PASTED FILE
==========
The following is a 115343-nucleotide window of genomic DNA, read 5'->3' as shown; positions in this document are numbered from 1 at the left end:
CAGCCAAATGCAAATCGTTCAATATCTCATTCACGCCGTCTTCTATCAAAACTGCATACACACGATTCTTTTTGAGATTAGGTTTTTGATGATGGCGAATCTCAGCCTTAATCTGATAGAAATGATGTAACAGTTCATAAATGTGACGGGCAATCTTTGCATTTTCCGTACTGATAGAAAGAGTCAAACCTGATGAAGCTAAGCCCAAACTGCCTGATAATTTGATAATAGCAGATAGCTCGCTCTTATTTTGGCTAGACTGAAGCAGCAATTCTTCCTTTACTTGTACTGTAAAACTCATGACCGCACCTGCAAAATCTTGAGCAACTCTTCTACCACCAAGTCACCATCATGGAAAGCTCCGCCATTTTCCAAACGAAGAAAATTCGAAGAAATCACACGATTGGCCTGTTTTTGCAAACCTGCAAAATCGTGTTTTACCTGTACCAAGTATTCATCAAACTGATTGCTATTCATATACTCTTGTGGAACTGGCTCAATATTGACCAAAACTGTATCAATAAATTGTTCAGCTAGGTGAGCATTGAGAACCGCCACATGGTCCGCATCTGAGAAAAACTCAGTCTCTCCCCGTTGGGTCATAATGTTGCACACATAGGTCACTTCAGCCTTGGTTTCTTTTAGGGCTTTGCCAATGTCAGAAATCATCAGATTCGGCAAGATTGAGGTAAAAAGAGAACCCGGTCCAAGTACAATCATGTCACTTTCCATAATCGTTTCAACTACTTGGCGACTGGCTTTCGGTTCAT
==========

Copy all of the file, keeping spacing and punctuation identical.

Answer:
The following is a 115343-nucleotide window of genomic DNA, read 5'->3' as shown; positions in this document are numbered from 1 at the left end:
CAGCCAAATGCAAATCGTTCAATATCTCATTCACGCCGTCTTCTATCAAAACTGCATACACACGATTCTTTTTGAGATTAGGTTTTTGATGATGGCGAATCTCAGCCTTAATCTGATAGAAATGATGTAACAGTTCATAAATGTGACGGGCAATCTTTGCATTTTCCGTACTGATAGAAAGAGTCAAACCTGATGAAGCTAAGCCCAAACTGCCTGATAATTTGATAATAGCAGATAGCTCGCTCTTATTTTGGCTAGACTGAAGCAGCAATTCTTCCTTTACTTGTACTGTAAAACTCATGACCGCACCTGCAAAATCTTGAGCAACTCTTCTACCACCAAGTCACCATCATGGAAAGCTCCGCCATTTTCCAAACGAAGAAAATTCGAAGAAATCACACGATTGGCCTGTTTTTGCAAACCTGCAAAATCGTGTTTTACCTGTACCAAGTATTCATCAAACTGATTGCTATTCATATACTCTTGTGGAACTGGCTCAATATTGACCAAAACTGTATCAATAAATTGTTCAGCTAGGTGAGCATTGAGAACCGCCACATGGTCCGCATCTGAGAAAAACTCAGTCTCTCCCCGTTGGGTCATAATGTTGCACACATAGGTCACTTCAGCCTTGGTTTCTTTTAGGGCTTTGCCAATGTCAGAAATCATCAGATTCGGCAAGATTGAGGTAAAAAGAGAACCCGGTCCAAGTACAATCATGTCACTTTCCATAATCGTTTCAACTACTTGGCGACTGGCTTTCGGTTCAT